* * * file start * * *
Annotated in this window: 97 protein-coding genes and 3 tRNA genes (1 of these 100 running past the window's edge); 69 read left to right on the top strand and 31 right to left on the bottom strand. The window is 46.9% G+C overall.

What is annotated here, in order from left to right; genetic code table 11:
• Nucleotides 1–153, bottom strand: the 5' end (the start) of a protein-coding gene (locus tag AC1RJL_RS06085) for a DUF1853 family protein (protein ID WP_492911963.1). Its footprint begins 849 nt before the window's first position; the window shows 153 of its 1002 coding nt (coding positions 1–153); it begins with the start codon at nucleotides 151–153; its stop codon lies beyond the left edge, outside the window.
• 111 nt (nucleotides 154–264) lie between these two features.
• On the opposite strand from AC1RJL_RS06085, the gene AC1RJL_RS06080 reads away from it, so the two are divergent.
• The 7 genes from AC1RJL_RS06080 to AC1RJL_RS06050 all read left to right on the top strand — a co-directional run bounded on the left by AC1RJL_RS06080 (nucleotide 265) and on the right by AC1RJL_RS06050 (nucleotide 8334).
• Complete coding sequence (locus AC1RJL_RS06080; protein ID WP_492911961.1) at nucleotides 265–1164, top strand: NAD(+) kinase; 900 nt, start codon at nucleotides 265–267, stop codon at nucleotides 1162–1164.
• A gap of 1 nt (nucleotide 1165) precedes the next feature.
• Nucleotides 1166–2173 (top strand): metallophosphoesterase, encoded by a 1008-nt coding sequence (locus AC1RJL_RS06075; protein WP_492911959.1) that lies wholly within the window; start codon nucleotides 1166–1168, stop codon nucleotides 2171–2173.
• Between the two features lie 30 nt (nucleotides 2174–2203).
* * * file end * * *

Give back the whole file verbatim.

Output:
Annotated in this window: 97 protein-coding genes and 3 tRNA genes (1 of these 100 running past the window's edge); 69 read left to right on the top strand and 31 right to left on the bottom strand. The window is 46.9% G+C overall.

What is annotated here, in order from left to right; genetic code table 11:
• Nucleotides 1–153, bottom strand: the 5' end (the start) of a protein-coding gene (locus tag AC1RJL_RS06085) for a DUF1853 family protein (protein ID WP_492911963.1). Its footprint begins 849 nt before the window's first position; the window shows 153 of its 1002 coding nt (coding positions 1–153); it begins with the start codon at nucleotides 151–153; its stop codon lies beyond the left edge, outside the window.
• 111 nt (nucleotides 154–264) lie between these two features.
• On the opposite strand from AC1RJL_RS06085, the gene AC1RJL_RS06080 reads away from it, so the two are divergent.
• The 7 genes from AC1RJL_RS06080 to AC1RJL_RS06050 all read left to right on the top strand — a co-directional run bounded on the left by AC1RJL_RS06080 (nucleotide 265) and on the right by AC1RJL_RS06050 (nucleotide 8334).
• Complete coding sequence (locus AC1RJL_RS06080; protein ID WP_492911961.1) at nucleotides 265–1164, top strand: NAD(+) kinase; 900 nt, start codon at nucleotides 265–267, stop codon at nucleotides 1162–1164.
• A gap of 1 nt (nucleotide 1165) precedes the next feature.
• Nucleotides 1166–2173 (top strand): metallophosphoesterase, encoded by a 1008-nt coding sequence (locus AC1RJL_RS06075; protein WP_492911959.1) that lies wholly within the window; start codon nucleotides 1166–1168, stop codon nucleotides 2171–2173.
• Between the two features lie 30 nt (nucleotides 2174–2203).